Pharmacodynamic Evaluation of Dosing, Bacterial Kill, and Resistance Suppression for Zoliflodacin Against Neisseria gonorrhoeae in a Dynamic Hollow Fiber Infection Model


19 Aug 2021

Susanne Jacobsson, Daniel Golparian, Joakim Oxelbark, Emilie Alirol, Francois Franceschi, Tomas N. Gustafsson, David Brown, Arnold Louie, George Drusano, Magnus Unemo.

Frontiers in Pharmacology, 21 May, 2021. https://doi.org/10.3389/fphar.2021.682135

Abstract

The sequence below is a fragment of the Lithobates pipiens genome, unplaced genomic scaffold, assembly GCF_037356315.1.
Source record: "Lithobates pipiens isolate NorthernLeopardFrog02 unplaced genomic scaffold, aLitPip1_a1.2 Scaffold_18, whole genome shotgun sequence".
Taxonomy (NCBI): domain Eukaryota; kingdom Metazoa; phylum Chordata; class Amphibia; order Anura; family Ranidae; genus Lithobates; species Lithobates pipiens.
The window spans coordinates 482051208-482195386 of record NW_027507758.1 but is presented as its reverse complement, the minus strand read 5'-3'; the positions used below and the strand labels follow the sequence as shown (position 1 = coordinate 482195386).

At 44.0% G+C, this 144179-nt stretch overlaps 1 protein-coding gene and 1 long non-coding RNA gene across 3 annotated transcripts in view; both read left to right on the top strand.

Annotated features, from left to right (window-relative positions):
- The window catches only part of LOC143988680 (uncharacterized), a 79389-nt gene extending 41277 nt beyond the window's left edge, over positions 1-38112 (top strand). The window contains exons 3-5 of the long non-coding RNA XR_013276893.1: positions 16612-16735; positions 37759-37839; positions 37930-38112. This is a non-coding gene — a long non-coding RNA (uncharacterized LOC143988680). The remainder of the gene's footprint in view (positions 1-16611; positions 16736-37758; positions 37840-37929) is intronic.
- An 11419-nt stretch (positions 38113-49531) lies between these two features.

Antimicrobial resistance in Neisseria gonorrhoeae is threatening the treatment and control of gonorrhea globally, and new treatment options are imperative. Utilizing our dynamic in vitro hollow fiber infection model (HFIM), we examined the pharmacodynamics of the first-in-class spiropyrimidinetrione (DNA gyrase B inhibitors), zoliflodacin, against the N. gonorrhoeae reference strains World Health Organization F (susceptible to all relevant antimicrobials) and WHO X (extensively drug resistant, including resistance to ceftriaxone) over 7 days. Dose-range experiments with both strains, simulating zoliflodacin single oral dose regimens of 0.5–8 g, and dose-fractionation experiments with WHO X, simulating zoliflodacin oral dose therapy with 1–4 g administered as q12 h and q8 h for 24 h, were performed. A kill-rate constant that reflected a rapid bacterial kill during the first 6.5 h for both strains and all zoliflodacin doses was identified. In the dose-range experiments, the zoliflodacin 2–8 g single-dose treatments successfully eradicated both WHO strains, and resistance to zoliflodacin was not observed. However, zoliflodacin as a single 0.5 g dose failed to eradicate both WHO strains, and a 1 g single dose failed to eradicate WHO X in one of two experiments. The zoliflodacin 1 g/day regimen also failed to eradicate WHO X when administered as two and three divided doses given at q12 h and q8 h in the dose-fractionation studies, respectively. All failed regimens selected for zoliflodacin-resistant mutants. In conclusion, these data demonstrate that zoliflodacin should be administered at >2 g as a single oral dose to provide effective killing and resistance suppression of N. gonorrhoeae. Future studies providing pharmacokinetic data for zoliflodacin (and other gonorrhea therapeutic antimicrobials) in urogenital and extragenital infection sites, particularly in the pharynx, and evaluation of gonococcal strains with different gyrB mutations would be important.

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